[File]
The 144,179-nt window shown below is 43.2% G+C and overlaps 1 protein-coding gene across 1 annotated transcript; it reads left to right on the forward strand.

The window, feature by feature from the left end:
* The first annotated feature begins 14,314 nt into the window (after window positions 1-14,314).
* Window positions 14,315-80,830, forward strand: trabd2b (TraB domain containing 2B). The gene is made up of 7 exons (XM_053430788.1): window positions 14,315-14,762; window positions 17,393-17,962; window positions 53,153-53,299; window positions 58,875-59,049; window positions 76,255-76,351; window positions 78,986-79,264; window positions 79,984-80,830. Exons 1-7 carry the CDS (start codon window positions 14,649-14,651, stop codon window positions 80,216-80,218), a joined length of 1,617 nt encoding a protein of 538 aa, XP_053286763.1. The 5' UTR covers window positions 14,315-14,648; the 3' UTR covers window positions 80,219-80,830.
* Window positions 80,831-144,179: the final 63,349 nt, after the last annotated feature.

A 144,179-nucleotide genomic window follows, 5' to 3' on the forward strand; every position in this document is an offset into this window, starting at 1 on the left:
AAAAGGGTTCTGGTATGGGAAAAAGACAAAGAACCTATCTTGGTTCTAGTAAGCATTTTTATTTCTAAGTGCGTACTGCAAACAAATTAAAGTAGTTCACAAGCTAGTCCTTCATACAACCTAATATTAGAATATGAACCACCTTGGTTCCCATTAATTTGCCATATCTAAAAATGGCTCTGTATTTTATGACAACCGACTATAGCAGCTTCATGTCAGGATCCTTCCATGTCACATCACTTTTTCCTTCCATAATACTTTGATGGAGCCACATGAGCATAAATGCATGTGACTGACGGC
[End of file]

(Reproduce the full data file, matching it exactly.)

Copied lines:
The 144,179-nt window shown below is 43.2% G+C and overlaps 1 protein-coding gene across 1 annotated transcript; it reads left to right on the forward strand.

The window, feature by feature from the left end:
* The first annotated feature begins 14,314 nt into the window (after window positions 1-14,314).
* Window positions 14,315-80,830, forward strand: trabd2b (TraB domain containing 2B). The gene is made up of 7 exons (XM_053430788.1): window positions 14,315-14,762; window positions 17,393-17,962; window positions 53,153-53,299; window positions 58,875-59,049; window positions 76,255-76,351; window positions 78,986-79,264; window positions 79,984-80,830. Exons 1-7 carry the CDS (start codon window positions 14,649-14,651, stop codon window positions 80,216-80,218), a joined length of 1,617 nt encoding a protein of 538 aa, XP_053286763.1. The 5' UTR covers window positions 14,315-14,648; the 3' UTR covers window positions 80,219-80,830.
* Window positions 80,831-144,179: the final 63,349 nt, after the last annotated feature.

A 144,179-nucleotide genomic window follows, 5' to 3' on the forward strand; every position in this document is an offset into this window, starting at 1 on the left:
AAAAGGGTTCTGGTATGGGAAAAAGACAAAGAACCTATCTTGGTTCTAGTAAGCATTTTTATTTCTAAGTGCGTACTGCAAACAAATTAAAGTAGTTCACAAGCTAGTCCTTCATACAACCTAATATTAGAATATGAACCACCTTGGTTCCCATTAATTTGCCATATCTAAAAATGGCTCTGTATTTTATGACAACCGACTATAGCAGCTTCATGTCAGGATCCTTCCATGTCACATCACTTTTTCCTTCCATAATACTTTGATGGAGCCACATGAGCATAAATGCATGTGACTGACGGC